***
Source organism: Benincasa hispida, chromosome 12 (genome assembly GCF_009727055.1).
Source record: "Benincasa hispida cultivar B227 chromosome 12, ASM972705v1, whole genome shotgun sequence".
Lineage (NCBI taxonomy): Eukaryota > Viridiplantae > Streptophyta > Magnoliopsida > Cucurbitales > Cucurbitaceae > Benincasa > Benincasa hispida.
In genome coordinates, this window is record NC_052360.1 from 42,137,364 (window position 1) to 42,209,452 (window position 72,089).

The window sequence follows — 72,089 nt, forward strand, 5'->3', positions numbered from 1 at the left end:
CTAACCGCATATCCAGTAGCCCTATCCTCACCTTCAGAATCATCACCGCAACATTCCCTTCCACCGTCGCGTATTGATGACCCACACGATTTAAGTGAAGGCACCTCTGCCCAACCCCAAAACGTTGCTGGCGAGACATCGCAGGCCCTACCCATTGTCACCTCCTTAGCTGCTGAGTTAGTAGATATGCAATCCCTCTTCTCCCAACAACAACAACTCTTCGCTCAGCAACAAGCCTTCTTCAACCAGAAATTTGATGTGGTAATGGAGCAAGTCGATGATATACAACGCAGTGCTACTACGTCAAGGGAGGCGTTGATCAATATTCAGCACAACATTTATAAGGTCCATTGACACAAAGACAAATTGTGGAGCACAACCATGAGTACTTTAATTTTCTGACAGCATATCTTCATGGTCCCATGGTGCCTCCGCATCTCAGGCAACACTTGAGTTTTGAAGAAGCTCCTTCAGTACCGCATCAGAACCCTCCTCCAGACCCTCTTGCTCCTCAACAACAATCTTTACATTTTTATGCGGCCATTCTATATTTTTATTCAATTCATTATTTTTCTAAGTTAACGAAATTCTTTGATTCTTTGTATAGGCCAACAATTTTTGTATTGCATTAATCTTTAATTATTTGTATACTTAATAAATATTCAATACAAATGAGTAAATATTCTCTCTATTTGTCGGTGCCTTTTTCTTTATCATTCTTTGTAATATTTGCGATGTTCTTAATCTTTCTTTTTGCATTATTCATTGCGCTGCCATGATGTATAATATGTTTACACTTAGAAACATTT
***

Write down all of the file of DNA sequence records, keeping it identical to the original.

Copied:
Source organism: Benincasa hispida, chromosome 12 (genome assembly GCF_009727055.1).
Source record: "Benincasa hispida cultivar B227 chromosome 12, ASM972705v1, whole genome shotgun sequence".
Lineage (NCBI taxonomy): Eukaryota > Viridiplantae > Streptophyta > Magnoliopsida > Cucurbitales > Cucurbitaceae > Benincasa > Benincasa hispida.
In genome coordinates, this window is record NC_052360.1 from 42,137,364 (window position 1) to 42,209,452 (window position 72,089).

The window sequence follows — 72,089 nt, forward strand, 5'->3', positions numbered from 1 at the left end:
CTAACCGCATATCCAGTAGCCCTATCCTCACCTTCAGAATCATCACCGCAACATTCCCTTCCACCGTCGCGTATTGATGACCCACACGATTTAAGTGAAGGCACCTCTGCCCAACCCCAAAACGTTGCTGGCGAGACATCGCAGGCCCTACCCATTGTCACCTCCTTAGCTGCTGAGTTAGTAGATATGCAATCCCTCTTCTCCCAACAACAACAACTCTTCGCTCAGCAACAAGCCTTCTTCAACCAGAAATTTGATGTGGTAATGGAGCAAGTCGATGATATACAACGCAGTGCTACTACGTCAAGGGAGGCGTTGATCAATATTCAGCACAACATTTATAAGGTCCATTGACACAAAGACAAATTGTGGAGCACAACCATGAGTACTTTAATTTTCTGACAGCATATCTTCATGGTCCCATGGTGCCTCCGCATCTCAGGCAACACTTGAGTTTTGAAGAAGCTCCTTCAGTACCGCATCAGAACCCTCCTCCAGACCCTCTTGCTCCTCAACAACAATCTTTACATTTTTATGCGGCCATTCTATATTTTTATTCAATTCATTATTTTTCTAAGTTAACGAAATTCTTTGATTCTTTGTATAGGCCAACAATTTTTGTATTGCATTAATCTTTAATTATTTGTATACTTAATAAATATTCAATACAAATGAGTAAATATTCTCTCTATTTGTCGGTGCCTTTTTCTTTATCATTCTTTGTAATATTTGCGATGTTCTTAATCTTTCTTTTTGCATTATTCATTGCGCTGCCATGATGTATAATATGTTTACACTTAGAAACATTT